Photo of the Day
Available Photo Albums
More About PhotoGlobe
Arctis, Antarctis and Oceans
Australia and Oceania
Central America and Caribbean
Middle East
Gaza Strip
Saudi Arabia
United Arab Emirates
West Bank
North America
South America
South East Asia



Formerly part of the Ottoman Empire, Iraq was occupied by Britain during the course of World War I; in 1920, it was declared a League of Nations mandate under UK administration. In stages over the next dozen years, Iraq attained its independence as a kingdom in 1932. A "republic" was proclaimed in 1958, but in actuality a series of military strongmen have ruled the country since then, the latest being SADDAM Husayn. Territorial disputes with Iran led to an inconclusive and costly eight-year war (1980-88). In August 1990, Iraq seized Kuwait, but was expelled by US-led, UN coalition forces during the Gulf War of January-February 1991. Following Kuwait's liberation, the UN Security Council (UNSC) required Iraq to scrap all weapons of mass destruction and long-range missiles and to allow UN verification inspections. Continued Iraqi noncompliance with UNSC resolutions over a period of 12 years resulted in the US-led invasion of Iraq in March 2003 and the ouster of the SADDAM Husayn regime. Coalition forces remain in Iraq, helping to restore degraded infrastructure and facilitating the establishment of a freely elected government. The Coalition plans to return sovereignty to the Iraqi people by July 2004.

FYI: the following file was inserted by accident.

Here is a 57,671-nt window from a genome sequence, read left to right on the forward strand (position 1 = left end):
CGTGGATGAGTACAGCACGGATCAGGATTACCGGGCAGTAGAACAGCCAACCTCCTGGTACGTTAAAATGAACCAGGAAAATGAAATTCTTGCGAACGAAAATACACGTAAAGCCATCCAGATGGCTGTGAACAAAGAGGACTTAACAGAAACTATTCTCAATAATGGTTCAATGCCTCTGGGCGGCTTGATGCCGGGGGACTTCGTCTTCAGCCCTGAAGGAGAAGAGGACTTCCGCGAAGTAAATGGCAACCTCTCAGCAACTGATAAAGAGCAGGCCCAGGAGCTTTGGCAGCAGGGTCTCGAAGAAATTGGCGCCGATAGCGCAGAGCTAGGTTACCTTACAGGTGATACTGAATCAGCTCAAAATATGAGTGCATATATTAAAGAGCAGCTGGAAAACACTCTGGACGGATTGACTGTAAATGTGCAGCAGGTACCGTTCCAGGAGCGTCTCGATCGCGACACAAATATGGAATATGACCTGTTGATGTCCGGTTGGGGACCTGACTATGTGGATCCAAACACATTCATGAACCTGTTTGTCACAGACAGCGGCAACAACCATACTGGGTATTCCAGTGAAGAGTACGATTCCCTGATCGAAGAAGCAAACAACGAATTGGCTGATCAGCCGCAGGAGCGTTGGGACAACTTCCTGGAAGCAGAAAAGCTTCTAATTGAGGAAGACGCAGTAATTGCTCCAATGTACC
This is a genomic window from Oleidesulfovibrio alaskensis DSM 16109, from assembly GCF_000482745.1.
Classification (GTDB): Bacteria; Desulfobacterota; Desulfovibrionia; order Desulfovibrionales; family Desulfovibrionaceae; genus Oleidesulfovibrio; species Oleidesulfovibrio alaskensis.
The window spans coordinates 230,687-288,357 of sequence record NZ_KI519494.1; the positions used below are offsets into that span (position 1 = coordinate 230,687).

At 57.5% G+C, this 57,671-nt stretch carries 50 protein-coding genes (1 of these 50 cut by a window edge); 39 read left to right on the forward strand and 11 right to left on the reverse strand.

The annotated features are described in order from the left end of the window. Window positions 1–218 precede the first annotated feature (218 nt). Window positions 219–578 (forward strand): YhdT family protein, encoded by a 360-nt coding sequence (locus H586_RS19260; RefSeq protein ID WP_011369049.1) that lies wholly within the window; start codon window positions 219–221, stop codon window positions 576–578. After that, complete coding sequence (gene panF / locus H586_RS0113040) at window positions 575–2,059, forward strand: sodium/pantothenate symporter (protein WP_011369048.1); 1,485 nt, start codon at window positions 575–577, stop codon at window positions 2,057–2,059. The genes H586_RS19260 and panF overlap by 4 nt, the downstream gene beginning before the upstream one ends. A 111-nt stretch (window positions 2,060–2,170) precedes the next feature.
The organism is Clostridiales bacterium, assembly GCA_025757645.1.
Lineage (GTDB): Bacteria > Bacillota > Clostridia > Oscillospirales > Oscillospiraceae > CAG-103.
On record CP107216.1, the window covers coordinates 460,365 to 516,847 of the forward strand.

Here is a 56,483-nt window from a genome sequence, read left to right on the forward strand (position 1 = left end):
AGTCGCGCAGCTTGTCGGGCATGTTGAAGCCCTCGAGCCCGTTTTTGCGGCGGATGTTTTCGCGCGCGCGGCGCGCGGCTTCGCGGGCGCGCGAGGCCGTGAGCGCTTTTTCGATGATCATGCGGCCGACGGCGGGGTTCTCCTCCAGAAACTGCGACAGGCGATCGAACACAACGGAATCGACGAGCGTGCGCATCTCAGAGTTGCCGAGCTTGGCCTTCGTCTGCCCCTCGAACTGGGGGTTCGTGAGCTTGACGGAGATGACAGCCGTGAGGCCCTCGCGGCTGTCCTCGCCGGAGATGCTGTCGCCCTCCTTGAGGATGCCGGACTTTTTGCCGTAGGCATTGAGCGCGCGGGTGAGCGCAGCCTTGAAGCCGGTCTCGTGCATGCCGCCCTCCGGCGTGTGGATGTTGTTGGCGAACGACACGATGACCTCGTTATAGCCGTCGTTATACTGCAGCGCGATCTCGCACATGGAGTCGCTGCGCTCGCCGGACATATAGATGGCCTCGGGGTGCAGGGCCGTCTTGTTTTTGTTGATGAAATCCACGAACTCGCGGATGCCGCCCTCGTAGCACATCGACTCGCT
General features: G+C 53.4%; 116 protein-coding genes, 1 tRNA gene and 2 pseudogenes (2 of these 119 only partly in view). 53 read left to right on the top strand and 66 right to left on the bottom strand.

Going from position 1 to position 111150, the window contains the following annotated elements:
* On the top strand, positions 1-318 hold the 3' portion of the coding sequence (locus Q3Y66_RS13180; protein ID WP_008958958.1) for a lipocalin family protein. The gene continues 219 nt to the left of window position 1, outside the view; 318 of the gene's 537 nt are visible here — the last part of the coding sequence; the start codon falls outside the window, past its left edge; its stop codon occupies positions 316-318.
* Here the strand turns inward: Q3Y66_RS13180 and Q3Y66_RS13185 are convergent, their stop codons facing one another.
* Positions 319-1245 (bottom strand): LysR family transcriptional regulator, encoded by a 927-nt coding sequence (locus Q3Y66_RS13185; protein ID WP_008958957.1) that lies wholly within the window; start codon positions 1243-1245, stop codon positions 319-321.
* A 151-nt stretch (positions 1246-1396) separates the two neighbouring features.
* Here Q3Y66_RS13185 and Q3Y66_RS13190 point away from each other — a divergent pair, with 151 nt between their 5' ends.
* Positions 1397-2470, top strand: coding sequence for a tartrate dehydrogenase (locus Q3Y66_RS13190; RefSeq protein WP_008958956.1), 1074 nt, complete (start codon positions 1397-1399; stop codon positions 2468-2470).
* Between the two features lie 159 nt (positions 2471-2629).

Geography Iraq
Middle East, bordering the Persian Gulf, between Iran and Kuwait
Geographic coordinates:
33 00 N, 44 00 E
Map references:
Middle East
total: 437,072 sq km
water: 4,910 sq km
land: 432,162 sq km
Area - comparative:
slightly more than twice the size of Idaho
Land boundaries:
total: 3,650 km
border countries: Iran 1,458 km, Jordan 181 km, Kuwait 240 km, Saudi Arabia 814 km, Syria 605 km, Turkey 352 km
58 km
Maritime claims - as described in UNCLOS 1982 (see Notes and Definitions):
territorial sea: 12 NM
continental shelf: not specified